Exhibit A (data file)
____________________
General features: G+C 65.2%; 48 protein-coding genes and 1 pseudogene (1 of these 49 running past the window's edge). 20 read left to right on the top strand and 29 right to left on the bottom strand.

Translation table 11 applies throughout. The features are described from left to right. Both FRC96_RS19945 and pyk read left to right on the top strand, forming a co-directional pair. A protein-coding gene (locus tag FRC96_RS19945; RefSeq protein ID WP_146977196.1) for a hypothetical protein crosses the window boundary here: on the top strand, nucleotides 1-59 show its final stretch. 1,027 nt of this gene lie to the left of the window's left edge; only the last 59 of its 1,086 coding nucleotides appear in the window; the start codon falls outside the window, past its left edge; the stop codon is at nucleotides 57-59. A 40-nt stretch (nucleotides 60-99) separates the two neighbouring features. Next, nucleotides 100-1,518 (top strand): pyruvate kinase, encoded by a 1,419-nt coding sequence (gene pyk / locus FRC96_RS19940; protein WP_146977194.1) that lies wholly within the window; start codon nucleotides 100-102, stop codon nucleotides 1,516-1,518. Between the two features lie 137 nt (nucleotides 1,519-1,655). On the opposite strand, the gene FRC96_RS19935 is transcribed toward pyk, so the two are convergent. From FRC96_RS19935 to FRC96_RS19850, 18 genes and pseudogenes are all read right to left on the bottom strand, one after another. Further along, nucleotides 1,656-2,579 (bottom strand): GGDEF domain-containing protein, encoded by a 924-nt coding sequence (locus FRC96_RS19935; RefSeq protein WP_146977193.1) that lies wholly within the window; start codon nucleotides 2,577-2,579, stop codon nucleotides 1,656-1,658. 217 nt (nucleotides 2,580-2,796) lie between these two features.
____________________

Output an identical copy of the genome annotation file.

General features: G+C 65.2%; 48 protein-coding genes and 1 pseudogene (1 of these 49 running past the window's edge). 20 read left to right on the top strand and 29 right to left on the bottom strand.

Translation table 11 applies throughout. The features are described from left to right. Both FRC96_RS19945 and pyk read left to right on the top strand, forming a co-directional pair. A protein-coding gene (locus tag FRC96_RS19945; RefSeq protein ID WP_146977196.1) for a hypothetical protein crosses the window boundary here: on the top strand, nucleotides 1-59 show its final stretch. 1,027 nt of this gene lie to the left of the window's left edge; only the last 59 of its 1,086 coding nucleotides appear in the window; the start codon falls outside the window, past its left edge; the stop codon is at nucleotides 57-59. A 40-nt stretch (nucleotides 60-99) separates the two neighbouring features. Next, nucleotides 100-1,518 (top strand): pyruvate kinase, encoded by a 1,419-nt coding sequence (gene pyk / locus FRC96_RS19940; protein WP_146977194.1) that lies wholly within the window; start codon nucleotides 100-102, stop codon nucleotides 1,516-1,518. Between the two features lie 137 nt (nucleotides 1,519-1,655). On the opposite strand, the gene FRC96_RS19935 is transcribed toward pyk, so the two are convergent. From FRC96_RS19935 to FRC96_RS19850, 18 genes and pseudogenes are all read right to left on the bottom strand, one after another. Further along, nucleotides 1,656-2,579 (bottom strand): GGDEF domain-containing protein, encoded by a 924-nt coding sequence (locus FRC96_RS19935; RefSeq protein WP_146977193.1) that lies wholly within the window; start codon nucleotides 2,577-2,579, stop codon nucleotides 1,656-1,658. 217 nt (nucleotides 2,580-2,796) lie between these two features.